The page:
The Indians were coming off their first consecutive wins against the same team since the Fourth of July, when the Indians took the last two in a three game set from the Angels. Last night then presented a test of epic proportions for our North Shore Tribe. Could they sweep a series? Something they’d not done since June 18-20 against the Reds? Something they’d not done against an American League opponent since May 22-24?
No. No they could not.
For a game that in one sense went completely according to the script (the Tigers’ offense was too much for the Indians pitching; the Indians’ offense looked largely anemic), there were some surprising signs of life. Let’s note them briefly, before performing the requisite autopsy.
Ubaldo Jimenez did not look terrible. His final line makes it look worse than it was. Through seven innings, he had walked none, struck out three, allowed only four hits (one of which happened to be a 2-run HR to Miguel Cabrera), and two runs. That’s a pretty nifty start against a good lineup.
Yes, the wheels fell off in the eighth, and the beginning of that was Ubaldo’s doing. We can rightly wonder what Manny Acta was trying to prove by sending him back out for that inning to begin with. But we shouldn’t forget that for seven innings, Ubaldo looked pretty good.
Jason Donald made two excellent plays. I’ll embed them, just for you:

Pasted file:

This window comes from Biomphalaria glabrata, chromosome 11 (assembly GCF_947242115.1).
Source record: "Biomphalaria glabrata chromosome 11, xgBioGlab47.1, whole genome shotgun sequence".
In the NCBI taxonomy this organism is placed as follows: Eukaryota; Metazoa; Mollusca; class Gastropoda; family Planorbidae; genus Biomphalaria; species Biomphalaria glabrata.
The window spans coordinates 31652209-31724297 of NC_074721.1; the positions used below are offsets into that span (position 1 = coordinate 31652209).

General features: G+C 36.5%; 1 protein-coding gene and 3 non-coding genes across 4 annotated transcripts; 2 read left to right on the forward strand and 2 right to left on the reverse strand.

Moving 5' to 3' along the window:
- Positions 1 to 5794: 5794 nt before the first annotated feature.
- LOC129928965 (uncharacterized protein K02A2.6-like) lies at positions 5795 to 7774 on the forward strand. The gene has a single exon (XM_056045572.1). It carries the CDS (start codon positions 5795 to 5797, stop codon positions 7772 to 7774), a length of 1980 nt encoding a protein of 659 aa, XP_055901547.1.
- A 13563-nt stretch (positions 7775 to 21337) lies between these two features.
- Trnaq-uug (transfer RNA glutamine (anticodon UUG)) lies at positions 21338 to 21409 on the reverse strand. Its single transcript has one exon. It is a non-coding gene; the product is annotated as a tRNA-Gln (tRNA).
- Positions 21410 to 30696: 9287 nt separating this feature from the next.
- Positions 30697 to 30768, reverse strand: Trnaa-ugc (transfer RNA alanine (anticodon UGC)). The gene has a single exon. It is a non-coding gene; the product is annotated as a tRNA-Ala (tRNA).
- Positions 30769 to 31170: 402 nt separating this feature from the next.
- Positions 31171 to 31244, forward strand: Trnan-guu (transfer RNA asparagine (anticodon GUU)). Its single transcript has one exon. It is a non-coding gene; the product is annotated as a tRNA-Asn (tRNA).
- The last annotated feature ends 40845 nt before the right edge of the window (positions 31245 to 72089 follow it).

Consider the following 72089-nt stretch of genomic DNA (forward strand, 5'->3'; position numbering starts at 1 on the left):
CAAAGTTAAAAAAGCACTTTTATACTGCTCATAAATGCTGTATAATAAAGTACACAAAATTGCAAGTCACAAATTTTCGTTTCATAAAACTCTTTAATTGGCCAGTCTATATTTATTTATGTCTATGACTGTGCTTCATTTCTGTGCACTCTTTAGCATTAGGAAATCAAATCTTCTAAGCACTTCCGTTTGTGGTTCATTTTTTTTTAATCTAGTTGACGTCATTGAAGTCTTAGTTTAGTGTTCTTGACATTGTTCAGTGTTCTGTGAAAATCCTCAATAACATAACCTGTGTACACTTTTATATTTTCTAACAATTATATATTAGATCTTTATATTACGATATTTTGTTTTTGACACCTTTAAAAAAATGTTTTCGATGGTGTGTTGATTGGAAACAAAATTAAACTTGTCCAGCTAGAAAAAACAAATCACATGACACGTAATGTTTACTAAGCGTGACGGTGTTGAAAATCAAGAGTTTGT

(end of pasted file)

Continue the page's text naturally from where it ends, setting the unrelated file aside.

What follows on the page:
Neat, huh? Anyway, the plays had no bearing on the game whatsoever, and yes, Donald is still hitting .187 with no power or patience. But these were fun to watch. So there.
Now onto the slaughter.
Believe it or not, outside of Miguel Cabrera’s first inning home run off Ubaldo and a manufactured run from the Tribe in the fourth, the game was quite a pitchers’ duel through the first seven innings. Doug Fister looked every bit the number two starter that the Tigers will need if they’re lucky enough to make the playoffs. And Ubaldo was totally horrible.
But then in the eighth, the Tigers blew the doors off the game. Ubaldo started off well enough by getting Infante to ground out, but then he walked Austin Jackson, allowed a triple to Andy Dirks, and got pulled for Cody Allen.
Then things got really special. Miggy hit a sac fly to score Dirks, Fielder homered to the opposite field, Delmon Young drove a single to right, Garcia dropped in an infield single, and Jhonny Peralta doubled to left.
Before you could blink, all was right in the world: the Tigers led 7-1.
But series wins are series wins, and this was our first since July 24th through 26th against (who else?) the Tigers. For the season, the Indians are now 9-6 against Detroit. Unfortunately, we have to play powerhouses like Kansas City (5-7) and Minnesota (4-7) too. They can’t all be cakewalks, I suppose.